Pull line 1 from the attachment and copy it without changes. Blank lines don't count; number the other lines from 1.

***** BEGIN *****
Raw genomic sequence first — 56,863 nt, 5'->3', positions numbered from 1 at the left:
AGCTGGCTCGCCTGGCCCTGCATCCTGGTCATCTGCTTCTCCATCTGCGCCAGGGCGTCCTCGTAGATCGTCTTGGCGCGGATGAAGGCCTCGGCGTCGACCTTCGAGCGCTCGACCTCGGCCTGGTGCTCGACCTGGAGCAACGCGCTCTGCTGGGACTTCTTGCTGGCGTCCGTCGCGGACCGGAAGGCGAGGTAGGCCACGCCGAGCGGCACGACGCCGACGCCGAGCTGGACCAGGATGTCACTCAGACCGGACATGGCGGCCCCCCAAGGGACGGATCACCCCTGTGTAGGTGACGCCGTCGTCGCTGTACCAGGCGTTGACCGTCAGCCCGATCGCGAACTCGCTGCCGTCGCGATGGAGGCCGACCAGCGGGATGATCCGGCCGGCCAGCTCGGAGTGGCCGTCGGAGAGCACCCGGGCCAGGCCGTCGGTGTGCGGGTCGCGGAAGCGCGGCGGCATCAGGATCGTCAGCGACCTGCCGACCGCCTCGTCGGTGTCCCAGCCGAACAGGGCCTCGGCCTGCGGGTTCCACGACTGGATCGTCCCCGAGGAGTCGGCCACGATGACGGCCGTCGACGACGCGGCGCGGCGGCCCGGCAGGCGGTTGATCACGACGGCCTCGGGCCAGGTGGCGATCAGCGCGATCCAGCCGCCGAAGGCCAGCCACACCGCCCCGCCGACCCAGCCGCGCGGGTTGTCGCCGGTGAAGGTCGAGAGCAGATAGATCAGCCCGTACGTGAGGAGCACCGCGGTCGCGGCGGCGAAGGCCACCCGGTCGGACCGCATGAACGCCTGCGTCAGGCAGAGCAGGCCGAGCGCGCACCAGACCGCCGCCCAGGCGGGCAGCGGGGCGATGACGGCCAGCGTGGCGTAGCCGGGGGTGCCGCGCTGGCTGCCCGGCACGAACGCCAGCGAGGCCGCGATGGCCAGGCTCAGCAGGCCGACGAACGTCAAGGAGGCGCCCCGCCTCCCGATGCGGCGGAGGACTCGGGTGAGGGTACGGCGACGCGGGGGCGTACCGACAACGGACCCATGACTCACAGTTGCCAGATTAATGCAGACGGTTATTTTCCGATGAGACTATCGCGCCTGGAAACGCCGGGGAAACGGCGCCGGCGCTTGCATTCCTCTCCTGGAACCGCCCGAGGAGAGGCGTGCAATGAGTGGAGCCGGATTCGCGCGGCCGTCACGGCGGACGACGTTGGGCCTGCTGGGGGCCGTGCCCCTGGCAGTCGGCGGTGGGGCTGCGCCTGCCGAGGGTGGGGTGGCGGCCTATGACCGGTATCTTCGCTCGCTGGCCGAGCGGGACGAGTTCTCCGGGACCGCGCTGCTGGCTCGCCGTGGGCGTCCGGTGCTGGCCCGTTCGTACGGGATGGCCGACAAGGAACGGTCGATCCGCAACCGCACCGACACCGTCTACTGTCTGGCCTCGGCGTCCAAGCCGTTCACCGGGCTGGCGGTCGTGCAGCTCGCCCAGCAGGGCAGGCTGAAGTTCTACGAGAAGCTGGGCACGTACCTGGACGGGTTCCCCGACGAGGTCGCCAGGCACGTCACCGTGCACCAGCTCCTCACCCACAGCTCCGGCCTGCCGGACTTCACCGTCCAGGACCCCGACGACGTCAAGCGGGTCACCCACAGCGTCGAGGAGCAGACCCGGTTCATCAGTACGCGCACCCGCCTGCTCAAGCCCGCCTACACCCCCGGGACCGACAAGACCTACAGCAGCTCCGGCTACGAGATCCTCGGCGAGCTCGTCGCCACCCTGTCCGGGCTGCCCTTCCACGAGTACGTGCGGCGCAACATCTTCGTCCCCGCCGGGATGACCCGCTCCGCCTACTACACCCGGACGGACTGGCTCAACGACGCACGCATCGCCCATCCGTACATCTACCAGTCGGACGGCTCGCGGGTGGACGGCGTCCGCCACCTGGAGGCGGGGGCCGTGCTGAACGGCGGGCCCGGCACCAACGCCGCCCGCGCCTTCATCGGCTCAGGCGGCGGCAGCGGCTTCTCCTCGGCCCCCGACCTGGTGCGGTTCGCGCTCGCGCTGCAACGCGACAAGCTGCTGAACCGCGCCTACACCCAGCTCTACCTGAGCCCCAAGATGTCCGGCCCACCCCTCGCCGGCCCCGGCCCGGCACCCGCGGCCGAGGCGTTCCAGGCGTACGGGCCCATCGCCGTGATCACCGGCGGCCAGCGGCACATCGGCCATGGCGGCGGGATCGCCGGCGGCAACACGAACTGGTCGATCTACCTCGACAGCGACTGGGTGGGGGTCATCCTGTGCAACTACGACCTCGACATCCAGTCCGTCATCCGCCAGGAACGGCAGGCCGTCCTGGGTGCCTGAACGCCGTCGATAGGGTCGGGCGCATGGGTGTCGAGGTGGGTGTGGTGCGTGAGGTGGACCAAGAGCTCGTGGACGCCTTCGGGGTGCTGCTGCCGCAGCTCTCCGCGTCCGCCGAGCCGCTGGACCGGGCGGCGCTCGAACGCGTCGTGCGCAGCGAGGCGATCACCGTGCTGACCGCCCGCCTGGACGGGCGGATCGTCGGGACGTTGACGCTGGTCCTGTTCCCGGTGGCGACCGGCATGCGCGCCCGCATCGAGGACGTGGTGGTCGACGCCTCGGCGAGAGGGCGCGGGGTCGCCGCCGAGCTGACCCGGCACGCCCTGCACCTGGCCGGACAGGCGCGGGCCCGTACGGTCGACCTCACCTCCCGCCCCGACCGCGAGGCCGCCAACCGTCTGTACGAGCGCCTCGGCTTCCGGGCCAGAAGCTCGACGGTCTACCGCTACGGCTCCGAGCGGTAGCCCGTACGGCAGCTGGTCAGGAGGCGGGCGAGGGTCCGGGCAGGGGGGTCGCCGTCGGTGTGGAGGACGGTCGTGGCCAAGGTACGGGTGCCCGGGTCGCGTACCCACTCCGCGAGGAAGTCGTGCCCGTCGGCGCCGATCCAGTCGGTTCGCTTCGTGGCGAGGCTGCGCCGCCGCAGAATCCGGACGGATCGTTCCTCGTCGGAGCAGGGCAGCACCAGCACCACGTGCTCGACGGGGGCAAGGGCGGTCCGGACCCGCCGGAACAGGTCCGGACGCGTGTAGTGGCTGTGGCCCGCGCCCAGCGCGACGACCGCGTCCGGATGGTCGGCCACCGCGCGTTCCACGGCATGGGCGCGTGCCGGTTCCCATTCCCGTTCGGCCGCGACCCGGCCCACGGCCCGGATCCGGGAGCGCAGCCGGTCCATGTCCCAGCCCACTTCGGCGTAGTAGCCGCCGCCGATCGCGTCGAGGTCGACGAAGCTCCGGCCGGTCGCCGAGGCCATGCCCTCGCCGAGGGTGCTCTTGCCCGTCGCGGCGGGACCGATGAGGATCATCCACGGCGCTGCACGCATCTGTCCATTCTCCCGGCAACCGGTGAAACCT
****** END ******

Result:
Raw genomic sequence first — 56,863 nt, 5'->3', positions numbered from 1 at the left: